I’m grateful that the unfortunate events have taught me valuable money lessons. Lessons that I desperately needed to learn. I’m grateful that I started this blog because of those lessons. I’m grateful that a few people have taken notice of this blog.

I try to be grateful. Even in my darkest days when my insomnia kicks in. Even when my anxiety gets amped up a notch. Even when my depression plays tricks on my mind.


Being grateful for my current income is why I no longer fall prey to “get-rich-quick” schemes.

People would argue that to be rich, you need to take on a lot of risk. Maybe, one of those “get-rich-quick” schemes will eventually pan out. And you’ll be rich beyond your wildest dreams. That’s the greed talking.

But I don’t need to get rich quick, because I’m grateful for my income. I’m grateful for my high savings rate, which will allow me to get rich slowly. My gratitude saves me from losing money in “get-rich-quick” schemes.


Being grateful for the returns from indexes is why I won’t lose any money when the financial markets tank.

People would argue that I’d only get average returns. They would tell me that I wouldn’t be able to find the next Apple, or Google. How the hell do I get rich, without the amazing returns from those kind of stocks? Without some kind of speculation? That’s the greed talking.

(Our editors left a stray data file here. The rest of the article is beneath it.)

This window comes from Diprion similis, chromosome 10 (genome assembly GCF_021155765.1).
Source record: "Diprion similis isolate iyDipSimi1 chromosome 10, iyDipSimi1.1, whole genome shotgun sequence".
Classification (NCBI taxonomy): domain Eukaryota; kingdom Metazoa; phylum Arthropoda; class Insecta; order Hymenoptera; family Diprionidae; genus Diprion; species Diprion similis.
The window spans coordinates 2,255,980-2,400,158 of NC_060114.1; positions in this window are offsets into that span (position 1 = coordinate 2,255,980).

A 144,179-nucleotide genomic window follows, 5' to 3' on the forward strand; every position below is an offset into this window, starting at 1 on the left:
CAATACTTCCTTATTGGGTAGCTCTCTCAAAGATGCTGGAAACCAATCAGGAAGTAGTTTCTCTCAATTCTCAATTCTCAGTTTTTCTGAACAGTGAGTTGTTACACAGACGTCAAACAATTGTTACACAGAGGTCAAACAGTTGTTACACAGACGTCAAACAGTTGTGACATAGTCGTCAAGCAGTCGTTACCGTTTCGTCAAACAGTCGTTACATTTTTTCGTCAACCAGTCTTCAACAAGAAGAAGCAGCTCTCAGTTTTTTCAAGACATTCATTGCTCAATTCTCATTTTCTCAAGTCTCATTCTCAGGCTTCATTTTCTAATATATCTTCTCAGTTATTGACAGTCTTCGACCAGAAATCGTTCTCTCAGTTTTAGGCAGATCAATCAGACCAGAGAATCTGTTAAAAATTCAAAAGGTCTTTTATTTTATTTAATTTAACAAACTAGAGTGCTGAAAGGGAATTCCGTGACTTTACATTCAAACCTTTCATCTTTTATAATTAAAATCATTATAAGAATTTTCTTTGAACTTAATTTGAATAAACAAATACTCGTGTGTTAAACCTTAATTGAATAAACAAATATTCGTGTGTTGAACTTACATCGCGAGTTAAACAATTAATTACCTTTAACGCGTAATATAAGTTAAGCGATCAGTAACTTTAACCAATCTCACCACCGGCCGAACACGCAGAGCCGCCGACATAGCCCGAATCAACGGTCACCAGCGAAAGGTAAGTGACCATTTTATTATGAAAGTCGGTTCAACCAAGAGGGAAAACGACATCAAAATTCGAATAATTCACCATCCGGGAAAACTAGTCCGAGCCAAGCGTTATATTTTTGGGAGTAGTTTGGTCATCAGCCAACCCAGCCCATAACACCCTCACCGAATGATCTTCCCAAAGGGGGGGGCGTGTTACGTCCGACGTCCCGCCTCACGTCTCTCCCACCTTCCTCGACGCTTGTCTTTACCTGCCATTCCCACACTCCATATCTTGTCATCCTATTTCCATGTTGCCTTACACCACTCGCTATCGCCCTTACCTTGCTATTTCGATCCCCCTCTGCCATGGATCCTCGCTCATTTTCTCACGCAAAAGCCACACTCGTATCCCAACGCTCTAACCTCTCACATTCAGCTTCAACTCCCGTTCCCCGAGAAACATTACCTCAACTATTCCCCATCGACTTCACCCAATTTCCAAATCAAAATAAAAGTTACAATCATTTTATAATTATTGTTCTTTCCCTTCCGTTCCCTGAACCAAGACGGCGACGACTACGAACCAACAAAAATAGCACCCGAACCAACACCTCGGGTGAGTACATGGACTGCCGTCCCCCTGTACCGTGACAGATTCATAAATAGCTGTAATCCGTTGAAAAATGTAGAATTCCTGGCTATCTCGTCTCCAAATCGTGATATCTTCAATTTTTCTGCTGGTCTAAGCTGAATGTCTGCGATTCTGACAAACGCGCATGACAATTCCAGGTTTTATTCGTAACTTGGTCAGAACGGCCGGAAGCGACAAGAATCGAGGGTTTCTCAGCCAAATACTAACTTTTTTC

But I don’t need those fantastic returns, because I’m grateful for the returns that I get from simple indexes. I’m grateful for being able to invest without losing sleep. Without losing my peace of mind. My gratitude saves me from watching a stock I invested in crash and burn. Along with every cent of my capital.


Being grateful that I can put my writing skills to good use, is why I won’t waste time and money chasing risky business opportunities.

People would argue that to earn millions, you need a super profitable business model. And you need to risk everything you have, to pursue your business for the profit. That’s the greed talking.

But I don’t want to start a business I’m not passionate about, just because I want to make some money. If I were to start a business, I want it to be something I’m obsessed about. Like this blog. I’m grateful for this blog. I’m grateful that I love writing. I’m grateful that a few people have said such heart-warming words about my posts. Even though I don’t make any money from my blog, I’m still grateful for it. And my gratitude saves me from losing all my money in a business venture that I don’t care about.

Being grateful saves me. From the destruction that always comes hand in hand with greed.

So, be grateful for what you already have.




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  1. Angel

    I recently lost 50K trying to day trade my way to financial freedom. I knew what I was doing was gambling, but I thought I could be different. In retrospect. I had (and still have) so much to be grateful for. I really enjoyed this post. Thanks and God bless

    • Liz

      Hi Angel, I’m so sorry to hear that you lost 50K. Although that’s a lot of money, I’m sure that you learnt many valuable lessons from this experience. I’m glad to hear that you have a lot to be grateful for, and that you enjoyed the post. Thank you for stopping by, and God bless too 🙂